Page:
Things happened with Justin Bieber, who’s evidently a very, very talented young man so quickly. What was he, 13, 14 years old [when] his mother put him on YouTube, and then, overnight, the kid becomes a millionaire? That’s tough, That’s really tough to handle when you’re that age.
I was fortunate enough when I was seven, eight years old, my dad took me around to clubs to ask the club owners, “Can my son get up and sing a song and do a few impersonations?” Doing those clubs at that age was my kind of vaudeville, and it helped me later on in my career.
I remember Bernie Lowe, who was the president of Cameo Records. He said to me, “Remember, Bobby, you meet the same people going up the ladder as you do on the way down. And if you happen to be a son of a bitch while you’re up there, if you happen to slip, well, they’re gonna give you a shove to get you down a little bit quicker.” That always stuck with me from the start of my recording career up until today, and I think I’ve been like that all of my life.
It’s tough, it’s really tough for these young kids today to handle that situation, but I was lucky to be surrounded with great people, family, great management, and you know, I was very, very fortunate throughout my career.
I imagine it’s gotta be even more challenging with today’s access, social media, and all of that.
Yeah, we didn’t have that stuff back then.
Which is probably a good thing.
Oh my god, all we had was magazines. You know, “Who’s Bobby dating today?” 16 magazine, Photoplay, Motion Picture [laughs]. Now you say, “Boo” and the whole world knows it.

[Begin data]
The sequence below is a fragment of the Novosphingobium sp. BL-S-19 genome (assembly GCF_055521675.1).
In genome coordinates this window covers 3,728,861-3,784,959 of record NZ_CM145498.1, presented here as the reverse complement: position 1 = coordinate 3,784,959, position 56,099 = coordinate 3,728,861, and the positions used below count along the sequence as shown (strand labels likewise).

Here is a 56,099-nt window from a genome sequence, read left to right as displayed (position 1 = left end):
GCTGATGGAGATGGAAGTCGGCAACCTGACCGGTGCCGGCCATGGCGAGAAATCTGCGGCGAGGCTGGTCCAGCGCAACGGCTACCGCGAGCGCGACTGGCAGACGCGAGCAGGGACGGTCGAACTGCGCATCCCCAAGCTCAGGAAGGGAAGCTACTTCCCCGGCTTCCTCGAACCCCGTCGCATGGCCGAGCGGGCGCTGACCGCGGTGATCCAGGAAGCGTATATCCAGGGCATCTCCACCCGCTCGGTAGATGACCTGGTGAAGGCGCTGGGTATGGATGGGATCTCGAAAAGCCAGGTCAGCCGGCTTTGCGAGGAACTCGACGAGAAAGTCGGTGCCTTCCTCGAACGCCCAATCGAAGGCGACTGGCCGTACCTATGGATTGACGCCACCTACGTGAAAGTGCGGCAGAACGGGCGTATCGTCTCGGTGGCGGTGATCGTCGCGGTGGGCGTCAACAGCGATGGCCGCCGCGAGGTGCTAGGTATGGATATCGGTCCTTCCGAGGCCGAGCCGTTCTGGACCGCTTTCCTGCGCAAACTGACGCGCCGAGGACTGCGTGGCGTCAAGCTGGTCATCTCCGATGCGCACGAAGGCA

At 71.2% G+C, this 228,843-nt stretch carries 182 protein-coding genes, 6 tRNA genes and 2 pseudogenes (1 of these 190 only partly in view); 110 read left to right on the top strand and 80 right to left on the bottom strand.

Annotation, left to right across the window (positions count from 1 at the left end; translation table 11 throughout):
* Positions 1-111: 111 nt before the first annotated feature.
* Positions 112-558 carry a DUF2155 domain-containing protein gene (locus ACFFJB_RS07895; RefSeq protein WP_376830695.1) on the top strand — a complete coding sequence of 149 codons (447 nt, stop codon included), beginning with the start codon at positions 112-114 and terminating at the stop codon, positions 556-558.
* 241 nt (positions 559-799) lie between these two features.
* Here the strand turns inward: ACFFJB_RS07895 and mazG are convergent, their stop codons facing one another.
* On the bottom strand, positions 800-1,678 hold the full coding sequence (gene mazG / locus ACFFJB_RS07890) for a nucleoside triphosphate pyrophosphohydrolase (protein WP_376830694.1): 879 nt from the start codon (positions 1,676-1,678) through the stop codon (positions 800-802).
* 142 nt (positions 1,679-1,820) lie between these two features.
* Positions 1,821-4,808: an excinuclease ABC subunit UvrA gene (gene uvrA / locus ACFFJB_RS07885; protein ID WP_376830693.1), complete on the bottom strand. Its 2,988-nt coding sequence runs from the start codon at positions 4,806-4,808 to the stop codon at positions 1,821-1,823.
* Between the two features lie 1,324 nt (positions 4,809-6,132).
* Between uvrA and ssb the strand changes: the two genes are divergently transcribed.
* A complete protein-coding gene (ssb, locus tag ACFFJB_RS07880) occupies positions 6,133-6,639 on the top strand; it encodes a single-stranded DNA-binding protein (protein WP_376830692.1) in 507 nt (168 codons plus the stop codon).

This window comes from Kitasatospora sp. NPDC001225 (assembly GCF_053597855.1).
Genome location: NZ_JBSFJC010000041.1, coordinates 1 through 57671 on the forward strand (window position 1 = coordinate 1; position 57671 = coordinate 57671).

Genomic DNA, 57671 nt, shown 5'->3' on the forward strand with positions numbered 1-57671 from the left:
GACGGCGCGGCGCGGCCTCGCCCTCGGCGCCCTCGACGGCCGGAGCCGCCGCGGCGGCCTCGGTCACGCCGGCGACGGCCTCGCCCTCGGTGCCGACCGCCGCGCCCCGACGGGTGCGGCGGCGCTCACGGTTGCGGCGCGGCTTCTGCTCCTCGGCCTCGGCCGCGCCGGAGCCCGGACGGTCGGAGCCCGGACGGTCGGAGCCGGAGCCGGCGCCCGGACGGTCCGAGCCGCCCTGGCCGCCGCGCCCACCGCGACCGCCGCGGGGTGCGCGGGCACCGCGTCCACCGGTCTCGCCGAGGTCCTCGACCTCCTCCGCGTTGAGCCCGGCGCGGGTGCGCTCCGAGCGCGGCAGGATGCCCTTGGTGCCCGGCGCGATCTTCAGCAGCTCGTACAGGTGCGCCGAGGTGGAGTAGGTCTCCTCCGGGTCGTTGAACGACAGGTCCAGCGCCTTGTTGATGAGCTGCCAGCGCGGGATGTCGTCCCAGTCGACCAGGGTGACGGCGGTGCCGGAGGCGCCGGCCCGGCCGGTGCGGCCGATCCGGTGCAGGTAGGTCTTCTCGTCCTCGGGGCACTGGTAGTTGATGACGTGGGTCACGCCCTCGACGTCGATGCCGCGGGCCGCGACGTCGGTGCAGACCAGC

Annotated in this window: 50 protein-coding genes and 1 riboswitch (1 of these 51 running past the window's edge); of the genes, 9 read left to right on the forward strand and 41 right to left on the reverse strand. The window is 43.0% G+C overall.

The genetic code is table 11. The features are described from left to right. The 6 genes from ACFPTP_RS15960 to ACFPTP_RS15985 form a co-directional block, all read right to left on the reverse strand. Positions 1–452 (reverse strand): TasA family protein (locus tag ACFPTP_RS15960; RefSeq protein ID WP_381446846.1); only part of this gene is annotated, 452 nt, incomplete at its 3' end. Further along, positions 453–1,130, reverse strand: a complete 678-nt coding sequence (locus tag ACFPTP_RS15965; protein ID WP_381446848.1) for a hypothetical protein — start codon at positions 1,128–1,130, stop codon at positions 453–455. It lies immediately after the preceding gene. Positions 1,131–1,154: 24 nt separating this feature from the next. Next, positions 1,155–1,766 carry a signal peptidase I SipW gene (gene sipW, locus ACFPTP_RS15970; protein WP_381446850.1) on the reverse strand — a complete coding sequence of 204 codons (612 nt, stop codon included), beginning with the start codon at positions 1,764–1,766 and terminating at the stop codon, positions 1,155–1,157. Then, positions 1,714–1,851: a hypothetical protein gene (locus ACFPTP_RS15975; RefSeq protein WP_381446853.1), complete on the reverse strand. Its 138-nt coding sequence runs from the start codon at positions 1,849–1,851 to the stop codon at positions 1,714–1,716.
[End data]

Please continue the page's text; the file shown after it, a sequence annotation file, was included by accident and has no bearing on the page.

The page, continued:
Although, I did notice you’re on social media. Do you do that yourself?
I guess my fan club president [or] my wife [runs it]. I don’t know anything about Twitter or Facebook. They take care of all of that stuff. Whatever they put on there, that’s their problem [laughs].
Would you ever consider the “R-word” — retirement?
You know what, no. I got a second chance at life with the double transplant, my chops are still great, I’m singing really, really good, and as long as that continues, as long as I’m able to sing the way I’m singing now and feel the way I feel now, I’ll keep doing it.
Hey, let’s look at one of the greats in the business: Tony Bennett; he’s 90 years old for crying out loud. God bless him. If I can live to be 80-something, that would be absolutely wonderful — to continue to do what I do because I love what I do.
Special note: It was a huge honor to interview Bobby Rydell, but it was extra special because he was one of my mom’s favorite singers. She didn’t really like a lot of music and never got my infatuation with it, but if you asked her who she did like, she’d always say Bobby Rydell. She passed away suddenly in November, but I know she would have gotten a huge kick out of this.